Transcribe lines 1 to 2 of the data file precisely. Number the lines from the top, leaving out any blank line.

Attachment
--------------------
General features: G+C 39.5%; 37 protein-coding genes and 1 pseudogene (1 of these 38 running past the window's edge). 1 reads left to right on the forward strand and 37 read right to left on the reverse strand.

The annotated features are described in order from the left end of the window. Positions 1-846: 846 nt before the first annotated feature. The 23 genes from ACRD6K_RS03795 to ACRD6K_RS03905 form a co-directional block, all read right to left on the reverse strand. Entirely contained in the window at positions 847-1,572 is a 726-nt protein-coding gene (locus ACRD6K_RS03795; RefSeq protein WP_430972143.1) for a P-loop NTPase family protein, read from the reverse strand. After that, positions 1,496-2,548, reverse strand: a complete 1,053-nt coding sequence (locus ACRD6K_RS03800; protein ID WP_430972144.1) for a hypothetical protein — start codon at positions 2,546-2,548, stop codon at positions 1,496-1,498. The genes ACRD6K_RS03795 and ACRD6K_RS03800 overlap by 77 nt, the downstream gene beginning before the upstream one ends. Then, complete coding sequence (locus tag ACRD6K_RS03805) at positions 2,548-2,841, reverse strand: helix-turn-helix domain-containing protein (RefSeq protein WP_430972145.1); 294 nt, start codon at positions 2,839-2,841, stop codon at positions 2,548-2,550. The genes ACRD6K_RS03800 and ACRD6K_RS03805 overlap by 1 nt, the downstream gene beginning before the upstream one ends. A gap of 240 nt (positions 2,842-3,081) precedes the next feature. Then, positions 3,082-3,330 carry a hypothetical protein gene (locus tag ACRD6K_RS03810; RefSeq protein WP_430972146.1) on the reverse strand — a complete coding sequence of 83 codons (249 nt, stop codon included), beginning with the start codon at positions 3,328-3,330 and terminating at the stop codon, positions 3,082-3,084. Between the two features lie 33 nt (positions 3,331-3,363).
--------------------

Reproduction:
General features: G+C 39.5%; 37 protein-coding genes and 1 pseudogene (1 of these 38 running past the window's edge). 1 reads left to right on the forward strand and 37 read right to left on the reverse strand.

The annotated features are described in order from the left end of the window. Positions 1-846: 846 nt before the first annotated feature. The 23 genes from ACRD6K_RS03795 to ACRD6K_RS03905 form a co-directional block, all read right to left on the reverse strand. Entirely contained in the window at positions 847-1,572 is a 726-nt protein-coding gene (locus ACRD6K_RS03795; RefSeq protein WP_430972143.1) for a P-loop NTPase family protein, read from the reverse strand. After that, positions 1,496-2,548, reverse strand: a complete 1,053-nt coding sequence (locus ACRD6K_RS03800; protein ID WP_430972144.1) for a hypothetical protein — start codon at positions 2,546-2,548, stop codon at positions 1,496-1,498. The genes ACRD6K_RS03795 and ACRD6K_RS03800 overlap by 77 nt, the downstream gene beginning before the upstream one ends. Then, complete coding sequence (locus tag ACRD6K_RS03805) at positions 2,548-2,841, reverse strand: helix-turn-helix domain-containing protein (RefSeq protein WP_430972145.1); 294 nt, start codon at positions 2,839-2,841, stop codon at positions 2,548-2,550. The genes ACRD6K_RS03800 and ACRD6K_RS03805 overlap by 1 nt, the downstream gene beginning before the upstream one ends. A gap of 240 nt (positions 2,842-3,081) precedes the next feature. Then, positions 3,082-3,330 carry a hypothetical protein gene (locus tag ACRD6K_RS03810; RefSeq protein WP_430972146.1) on the reverse strand — a complete coding sequence of 83 codons (249 nt, stop codon included), beginning with the start codon at positions 3,328-3,330 and terminating at the stop codon, positions 3,082-3,084. Between the two features lie 33 nt (positions 3,331-3,363).